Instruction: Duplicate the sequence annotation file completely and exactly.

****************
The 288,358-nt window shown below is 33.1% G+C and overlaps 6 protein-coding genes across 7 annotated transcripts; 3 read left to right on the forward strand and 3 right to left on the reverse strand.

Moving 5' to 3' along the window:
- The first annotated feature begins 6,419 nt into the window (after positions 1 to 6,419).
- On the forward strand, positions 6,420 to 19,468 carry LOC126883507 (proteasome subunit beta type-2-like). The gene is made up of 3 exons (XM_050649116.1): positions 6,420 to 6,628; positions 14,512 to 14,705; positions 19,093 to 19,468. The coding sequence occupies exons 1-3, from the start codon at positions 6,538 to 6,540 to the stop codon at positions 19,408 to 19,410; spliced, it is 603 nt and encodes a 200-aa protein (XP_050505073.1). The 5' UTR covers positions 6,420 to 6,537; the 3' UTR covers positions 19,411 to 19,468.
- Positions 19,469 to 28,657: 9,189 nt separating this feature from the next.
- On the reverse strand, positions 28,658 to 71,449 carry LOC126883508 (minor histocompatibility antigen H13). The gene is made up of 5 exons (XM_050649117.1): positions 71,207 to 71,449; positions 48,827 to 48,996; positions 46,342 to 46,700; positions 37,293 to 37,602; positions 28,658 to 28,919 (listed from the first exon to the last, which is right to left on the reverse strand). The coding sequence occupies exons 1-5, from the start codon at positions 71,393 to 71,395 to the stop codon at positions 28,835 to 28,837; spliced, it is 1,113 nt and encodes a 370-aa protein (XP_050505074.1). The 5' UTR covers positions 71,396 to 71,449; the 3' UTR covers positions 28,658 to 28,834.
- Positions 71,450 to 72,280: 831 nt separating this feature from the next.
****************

The 288,358-nt window shown below is 33.1% G+C and overlaps 6 protein-coding genes across 7 annotated transcripts; 3 read left to right on the forward strand and 3 right to left on the reverse strand.

Moving 5' to 3' along the window:
- The first annotated feature begins 6,419 nt into the window (after positions 1 to 6,419).
- On the forward strand, positions 6,420 to 19,468 carry LOC126883507 (proteasome subunit beta type-2-like). The gene is made up of 3 exons (XM_050649116.1): positions 6,420 to 6,628; positions 14,512 to 14,705; positions 19,093 to 19,468. The coding sequence occupies exons 1-3, from the start codon at positions 6,538 to 6,540 to the stop codon at positions 19,408 to 19,410; spliced, it is 603 nt and encodes a 200-aa protein (XP_050505073.1). The 5' UTR covers positions 6,420 to 6,537; the 3' UTR covers positions 19,411 to 19,468.
- Positions 19,469 to 28,657: 9,189 nt separating this feature from the next.
- On the reverse strand, positions 28,658 to 71,449 carry LOC126883508 (minor histocompatibility antigen H13). The gene is made up of 5 exons (XM_050649117.1): positions 71,207 to 71,449; positions 48,827 to 48,996; positions 46,342 to 46,700; positions 37,293 to 37,602; positions 28,658 to 28,919 (listed from the first exon to the last, which is right to left on the reverse strand). The coding sequence occupies exons 1-5, from the start codon at positions 71,393 to 71,395 to the stop codon at positions 28,835 to 28,837; spliced, it is 1,113 nt and encodes a 370-aa protein (XP_050505074.1). The 5' UTR covers positions 71,396 to 71,449; the 3' UTR covers positions 28,658 to 28,834.
- Positions 71,450 to 72,280: 831 nt separating this feature from the next.